Microsoft Office Tutorials and References
In Depth Information
Break-Even Point (BEP) Chart
FIGURE 17.12 Projections Statement Model
I prepared two tables: one to investigate the impact of changes in the number of
units sold on the Revenue, Expenses, and Income and a second table to examine the
effect of changes of the selling price on the same output.
In the first table, I transferred the Revenue, Expenses, and Income to the top of
the table using the following procedure: in cell F3, I typed
and selected C5, which
is named Revenue. I repeated the process for cells G3 and H3, resulting in the
information shown in Figure 17.13.
Now you can select the data table range E3:H13 and use the Data Table menu as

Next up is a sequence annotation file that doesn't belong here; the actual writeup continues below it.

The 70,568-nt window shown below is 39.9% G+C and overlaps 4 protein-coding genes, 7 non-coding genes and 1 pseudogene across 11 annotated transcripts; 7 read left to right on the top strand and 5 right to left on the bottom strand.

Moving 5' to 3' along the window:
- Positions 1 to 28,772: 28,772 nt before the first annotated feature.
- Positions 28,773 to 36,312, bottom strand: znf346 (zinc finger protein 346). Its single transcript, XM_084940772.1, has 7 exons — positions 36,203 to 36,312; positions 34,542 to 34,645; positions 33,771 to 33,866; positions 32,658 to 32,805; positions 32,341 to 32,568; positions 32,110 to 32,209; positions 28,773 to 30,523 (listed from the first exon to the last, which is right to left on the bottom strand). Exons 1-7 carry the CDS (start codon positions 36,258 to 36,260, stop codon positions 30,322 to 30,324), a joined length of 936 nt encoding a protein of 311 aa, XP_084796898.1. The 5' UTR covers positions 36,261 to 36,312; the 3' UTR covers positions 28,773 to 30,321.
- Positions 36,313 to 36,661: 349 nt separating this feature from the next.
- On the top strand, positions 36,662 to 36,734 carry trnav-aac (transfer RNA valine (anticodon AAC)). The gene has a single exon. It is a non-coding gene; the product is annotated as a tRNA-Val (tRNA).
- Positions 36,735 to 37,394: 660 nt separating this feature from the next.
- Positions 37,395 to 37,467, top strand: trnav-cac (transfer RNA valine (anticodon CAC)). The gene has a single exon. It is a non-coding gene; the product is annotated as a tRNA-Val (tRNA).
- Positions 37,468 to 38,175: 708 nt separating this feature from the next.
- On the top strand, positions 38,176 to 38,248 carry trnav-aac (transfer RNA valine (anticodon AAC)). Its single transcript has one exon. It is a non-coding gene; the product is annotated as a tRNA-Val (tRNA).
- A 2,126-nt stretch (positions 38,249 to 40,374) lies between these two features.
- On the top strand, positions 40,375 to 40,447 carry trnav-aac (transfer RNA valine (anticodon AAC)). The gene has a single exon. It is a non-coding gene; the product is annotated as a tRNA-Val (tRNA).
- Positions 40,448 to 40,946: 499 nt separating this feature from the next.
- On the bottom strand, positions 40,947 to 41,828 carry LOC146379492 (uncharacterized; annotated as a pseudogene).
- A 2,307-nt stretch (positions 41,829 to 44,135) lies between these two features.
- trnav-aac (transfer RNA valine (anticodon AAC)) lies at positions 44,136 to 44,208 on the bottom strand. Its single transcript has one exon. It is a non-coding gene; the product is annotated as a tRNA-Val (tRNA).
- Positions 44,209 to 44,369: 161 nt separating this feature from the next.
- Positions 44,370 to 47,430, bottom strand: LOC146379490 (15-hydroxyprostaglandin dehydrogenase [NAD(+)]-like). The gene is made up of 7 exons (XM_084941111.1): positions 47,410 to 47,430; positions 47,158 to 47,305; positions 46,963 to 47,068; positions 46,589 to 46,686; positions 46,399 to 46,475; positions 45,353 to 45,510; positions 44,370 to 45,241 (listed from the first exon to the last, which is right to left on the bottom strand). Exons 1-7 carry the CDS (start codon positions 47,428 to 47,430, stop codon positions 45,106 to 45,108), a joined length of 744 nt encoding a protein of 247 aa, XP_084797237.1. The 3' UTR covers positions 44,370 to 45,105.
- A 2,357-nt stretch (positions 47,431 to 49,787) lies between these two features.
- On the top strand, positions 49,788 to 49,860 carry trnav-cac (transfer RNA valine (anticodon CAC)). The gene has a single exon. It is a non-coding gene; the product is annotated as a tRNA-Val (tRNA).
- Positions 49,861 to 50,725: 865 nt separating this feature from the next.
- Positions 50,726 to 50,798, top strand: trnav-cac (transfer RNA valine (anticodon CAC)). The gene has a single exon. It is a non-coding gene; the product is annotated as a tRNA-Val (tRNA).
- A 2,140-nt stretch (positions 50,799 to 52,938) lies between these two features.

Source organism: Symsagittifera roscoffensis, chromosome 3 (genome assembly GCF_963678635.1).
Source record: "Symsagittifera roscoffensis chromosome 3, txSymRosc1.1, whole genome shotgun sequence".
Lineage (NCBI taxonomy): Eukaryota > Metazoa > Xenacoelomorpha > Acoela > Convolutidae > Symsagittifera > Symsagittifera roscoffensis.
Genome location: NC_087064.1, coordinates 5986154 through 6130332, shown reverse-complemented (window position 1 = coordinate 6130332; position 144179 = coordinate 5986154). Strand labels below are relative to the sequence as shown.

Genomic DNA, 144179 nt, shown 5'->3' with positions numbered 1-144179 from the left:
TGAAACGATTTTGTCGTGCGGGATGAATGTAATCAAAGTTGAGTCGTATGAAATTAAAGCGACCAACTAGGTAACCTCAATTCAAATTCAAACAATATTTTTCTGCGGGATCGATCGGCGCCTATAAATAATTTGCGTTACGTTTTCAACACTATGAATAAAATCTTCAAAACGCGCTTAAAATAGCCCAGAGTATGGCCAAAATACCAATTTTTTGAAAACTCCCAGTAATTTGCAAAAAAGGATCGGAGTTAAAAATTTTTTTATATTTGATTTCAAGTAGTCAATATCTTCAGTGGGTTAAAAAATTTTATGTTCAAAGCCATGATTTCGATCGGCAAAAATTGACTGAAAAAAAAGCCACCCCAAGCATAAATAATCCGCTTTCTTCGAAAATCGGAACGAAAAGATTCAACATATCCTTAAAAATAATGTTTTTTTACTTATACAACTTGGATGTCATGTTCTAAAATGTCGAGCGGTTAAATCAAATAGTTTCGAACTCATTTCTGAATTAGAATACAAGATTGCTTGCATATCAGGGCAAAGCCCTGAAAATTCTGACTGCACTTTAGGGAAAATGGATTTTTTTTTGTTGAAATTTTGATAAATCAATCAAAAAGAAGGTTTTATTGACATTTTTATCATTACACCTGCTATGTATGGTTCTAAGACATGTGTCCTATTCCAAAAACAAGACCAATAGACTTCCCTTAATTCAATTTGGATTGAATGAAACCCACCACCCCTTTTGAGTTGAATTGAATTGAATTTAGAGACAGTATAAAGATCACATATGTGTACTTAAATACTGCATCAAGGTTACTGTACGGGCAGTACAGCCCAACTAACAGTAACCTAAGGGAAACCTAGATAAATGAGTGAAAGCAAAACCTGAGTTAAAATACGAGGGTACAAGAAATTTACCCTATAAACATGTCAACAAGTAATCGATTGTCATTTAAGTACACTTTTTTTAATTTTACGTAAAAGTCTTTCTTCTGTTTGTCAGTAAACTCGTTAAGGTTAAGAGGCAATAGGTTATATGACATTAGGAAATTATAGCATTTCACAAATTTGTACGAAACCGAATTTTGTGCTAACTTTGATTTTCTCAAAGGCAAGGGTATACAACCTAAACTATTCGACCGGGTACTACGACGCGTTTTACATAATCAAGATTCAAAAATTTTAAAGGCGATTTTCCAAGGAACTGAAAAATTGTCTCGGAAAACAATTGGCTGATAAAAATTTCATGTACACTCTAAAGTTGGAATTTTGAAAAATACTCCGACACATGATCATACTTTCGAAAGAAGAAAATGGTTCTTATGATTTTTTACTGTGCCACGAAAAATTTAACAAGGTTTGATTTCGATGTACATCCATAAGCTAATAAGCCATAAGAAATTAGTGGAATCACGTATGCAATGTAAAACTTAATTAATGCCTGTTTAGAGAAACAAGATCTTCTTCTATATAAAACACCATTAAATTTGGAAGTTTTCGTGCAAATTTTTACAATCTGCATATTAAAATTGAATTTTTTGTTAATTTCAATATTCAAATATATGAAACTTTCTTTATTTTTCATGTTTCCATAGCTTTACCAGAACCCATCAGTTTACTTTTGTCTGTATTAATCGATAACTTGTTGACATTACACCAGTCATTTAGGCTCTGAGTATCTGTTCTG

shown in Figure 17.14. Remember that you are trying to analyze the impact of
varying the number of units, therefore it is necessary to use the original number
of units as the Column Input cell. The results are the values in the figure. Check
where the break even point is. In Chapter 16, we determined, using Goal Seek, that it
was at 59,333 units; the sensitivity analysis returns the same result as the Income goes
from negative to positive between the 50,000 and 60,000 units mark.
¼
BREAK-EVEN POINT (BEP) CHART
To generate an easy-to-read visual aid, create a BEP chart. After selecting the table
E3:H13, use the Chart Wizard with the Scatter XY Chart to create the BEP chart
(Scatter with data points connected by lines; Excel calls it
Scatter with Straight Lines
and Markers
). See Figure 17.15. You can use the Insert ribbon for the chart.
The Break-Even Point chart is shown in Figure 17.16. Depending on your
audience, the visual impact might be stronger with a graph than with numbers only.
The break-even point is easily found on the chart.
 
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